Consumerism began to pick up speed in the 1940s and 50s through the end of the century. Mad Men era brands could get away with crafting a story to sell product. Stories built loyalties as did nostalgia or familiarity to the brand. If your father always used Old Spice cologne, for example, then you might be more inclined to use Old Spice. If your mom and dad always drove a Buick, you might have a loyalty to Buick. Today this does not hold up; the experience of the product is the story. It informs the brand and in turn drives customer adoption. “What story are we telling and what story are people connecting with?” ask’s Andy Van Solkema, OST’s VP of Digital Strategy and Experience. “Technology has opened up so many opportunities for companies to connect with their customers, but often the ways they have always done business are the biggest barriers they face. The realization that what got us here is not what can take us forward is a hard thing to realize and accept for any business. But those that want to remain relevant will.”

RELATED ARTICLE: Can Your Smart Product Address (and Overcome) Human Behavior?

Over the past couple decades, there has been a shift from brand loyalty to a preference for experiences. Rather than buying into a brand, consumers are willing to change brands at any time if they discover a better experience. In fact, 76 percent of users will switch brands to find an experience that meets their expectations. Businesses can’t rely solely on their brand and stories to drive new growth; they have to provide an unbeatable experience. Startups, innovative competitors, changing markets, and many other factors pose a threat to every industry, especially to established companies.

Even something as simple as how many clicks it takes to purchase an item can drastically alter the experience customers have. Today, consumers have choices. Company brands don’t mean as much as the quality of experience. As companies produce products, they have to not only consider the value proposition of the product, but also the additional value that enhances the experience and additional service offerings that fit my life. We no longer let products shift our lifestyles and prefer when they fit me. Have you ever bought a product to find three months later you don’t use it? On the other hand ever buy a product that enhances your life and you could not live without? This is the new brand loyalty.

Businesses Need to Learn Fast and Adapt Quickly

The always-on consumer desires experiences that meet—and exceed—their expectations. This consumer is also constantly evolving based on their changing identity, what they belong to, and what they are involved in. Yet, we still have businesses asking, “How do I make more products?”

To truly thrive in a market filled with increasing numbers of always-on consumers, put awareness of the customer at the center of the process.

Manufacturers have to be experience oriented and technically able.

How do businesses set themselves up to learn fast and incorporate change? A thorough understanding of consumers is key. Digital native companies do this by leveraging insights, and OST offers an array of design, research and data analytics capabilities to help develop and inform your business strategy. Making use of the data generated by connected products, machines, and organizational processes is one of the most effective ways an organization can gain insights and create value.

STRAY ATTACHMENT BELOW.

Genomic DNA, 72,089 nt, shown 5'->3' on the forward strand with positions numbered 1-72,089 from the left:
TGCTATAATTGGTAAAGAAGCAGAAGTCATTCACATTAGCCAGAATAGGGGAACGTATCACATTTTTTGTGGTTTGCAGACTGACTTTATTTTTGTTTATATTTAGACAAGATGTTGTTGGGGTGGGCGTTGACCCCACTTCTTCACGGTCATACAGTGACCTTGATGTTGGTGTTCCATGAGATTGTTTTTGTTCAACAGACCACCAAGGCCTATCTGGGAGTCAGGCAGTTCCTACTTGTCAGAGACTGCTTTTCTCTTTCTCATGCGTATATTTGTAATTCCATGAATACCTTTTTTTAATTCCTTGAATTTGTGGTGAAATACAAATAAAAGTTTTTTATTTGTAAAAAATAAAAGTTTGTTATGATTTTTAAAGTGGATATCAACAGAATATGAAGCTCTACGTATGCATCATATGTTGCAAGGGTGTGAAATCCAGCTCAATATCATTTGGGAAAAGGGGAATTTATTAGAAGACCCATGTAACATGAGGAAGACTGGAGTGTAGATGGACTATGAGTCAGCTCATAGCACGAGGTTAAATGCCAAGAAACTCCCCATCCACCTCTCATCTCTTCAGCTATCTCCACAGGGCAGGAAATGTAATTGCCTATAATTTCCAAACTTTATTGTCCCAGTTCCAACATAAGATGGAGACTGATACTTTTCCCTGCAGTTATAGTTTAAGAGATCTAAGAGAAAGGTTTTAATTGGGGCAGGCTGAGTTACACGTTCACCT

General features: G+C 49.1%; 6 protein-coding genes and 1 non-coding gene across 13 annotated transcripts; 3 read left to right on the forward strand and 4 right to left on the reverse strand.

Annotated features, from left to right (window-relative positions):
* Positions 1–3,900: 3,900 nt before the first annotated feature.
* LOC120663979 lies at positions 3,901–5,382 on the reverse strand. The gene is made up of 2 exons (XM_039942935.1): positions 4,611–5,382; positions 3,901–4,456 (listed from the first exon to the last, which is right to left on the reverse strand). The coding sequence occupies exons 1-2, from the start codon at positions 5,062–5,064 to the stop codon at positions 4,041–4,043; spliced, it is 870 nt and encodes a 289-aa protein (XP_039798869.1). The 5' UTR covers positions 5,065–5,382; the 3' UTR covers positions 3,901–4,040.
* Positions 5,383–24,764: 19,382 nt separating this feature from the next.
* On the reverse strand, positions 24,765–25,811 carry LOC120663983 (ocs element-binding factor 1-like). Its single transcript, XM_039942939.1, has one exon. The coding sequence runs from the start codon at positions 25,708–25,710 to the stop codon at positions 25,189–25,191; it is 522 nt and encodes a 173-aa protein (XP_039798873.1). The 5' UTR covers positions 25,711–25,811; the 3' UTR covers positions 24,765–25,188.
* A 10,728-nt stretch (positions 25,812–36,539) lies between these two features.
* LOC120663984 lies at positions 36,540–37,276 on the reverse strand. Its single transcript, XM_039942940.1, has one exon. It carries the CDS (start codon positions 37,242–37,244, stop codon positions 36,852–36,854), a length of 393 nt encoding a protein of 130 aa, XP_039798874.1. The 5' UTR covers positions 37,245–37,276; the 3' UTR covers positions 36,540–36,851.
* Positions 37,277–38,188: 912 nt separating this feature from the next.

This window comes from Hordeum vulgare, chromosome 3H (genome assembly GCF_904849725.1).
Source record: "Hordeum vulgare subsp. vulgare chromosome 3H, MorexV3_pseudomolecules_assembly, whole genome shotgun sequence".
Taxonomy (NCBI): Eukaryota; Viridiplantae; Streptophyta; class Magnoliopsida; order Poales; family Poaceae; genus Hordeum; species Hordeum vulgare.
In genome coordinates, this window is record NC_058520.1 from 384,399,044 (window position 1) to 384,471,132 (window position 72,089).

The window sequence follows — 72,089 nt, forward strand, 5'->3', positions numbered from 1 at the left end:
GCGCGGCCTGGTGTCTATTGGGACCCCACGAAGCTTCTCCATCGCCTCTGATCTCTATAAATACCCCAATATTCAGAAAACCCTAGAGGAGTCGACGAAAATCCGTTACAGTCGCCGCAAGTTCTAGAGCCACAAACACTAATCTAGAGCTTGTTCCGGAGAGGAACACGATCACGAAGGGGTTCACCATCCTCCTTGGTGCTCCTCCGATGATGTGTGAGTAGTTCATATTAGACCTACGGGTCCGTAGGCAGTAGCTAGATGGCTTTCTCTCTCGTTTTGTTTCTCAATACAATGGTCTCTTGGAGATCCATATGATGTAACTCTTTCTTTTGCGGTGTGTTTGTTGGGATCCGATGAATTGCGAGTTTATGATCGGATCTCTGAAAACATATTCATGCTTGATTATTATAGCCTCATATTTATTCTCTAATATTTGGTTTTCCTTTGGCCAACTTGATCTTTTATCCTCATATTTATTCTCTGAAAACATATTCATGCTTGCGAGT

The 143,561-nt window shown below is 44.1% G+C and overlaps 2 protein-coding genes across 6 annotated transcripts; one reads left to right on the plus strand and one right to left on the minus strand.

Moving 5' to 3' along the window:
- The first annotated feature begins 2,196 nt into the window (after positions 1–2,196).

Contact OST today to explore how you can meet the demands always-on consumers!

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About the Author

Kiran Sood Patel is the former Managing Editor of The Rapidian and hails from Illinois. Born and raised in the Midwest, she has reported for daily newspapers for years, with experience covering education, business, technology, city government and feature reporting. Prior to moving to Michigan, she worked as a multimedia reporter for The Gazette in Cedar Rapids, Iowa. She holds a Masters in Journalism from Northwestern University in Evanston, Ill. and a Bachelor of Arts in News Editorial Journalism from the University of Illinois at Urbana-Champaign. She is an active volunteer in all communities and cities she has called home. She is the chair of the Diversity and Inclusion committee of the Junior League of Grand Rapids. The Junior League of Grand Rapids is an organization of women committed to promoting voluntarism, developing the potential of women and improving communities through the effective action and leadership of trained volunteers. Kiran has served as the Assistant Chair of Research in Community Impact. She served as JLGR’s Chair of the Beneath the Wreath committee in 2017. She is a past Educational Programming co-chair for the Young Nonprofit Professionals Network of Grand Rapids. In the past, she has volunteered as an adult literacy tutor and with the Junior League of Cedar Rapids for three years in the area of youth aging out of the foster care system. She enjoys baking, reading popular fiction, blogging, writing and being a tourist in her own city. In Grand Rapids, you can find her in search of baked goods, coffee, good food and captivating stories across the city.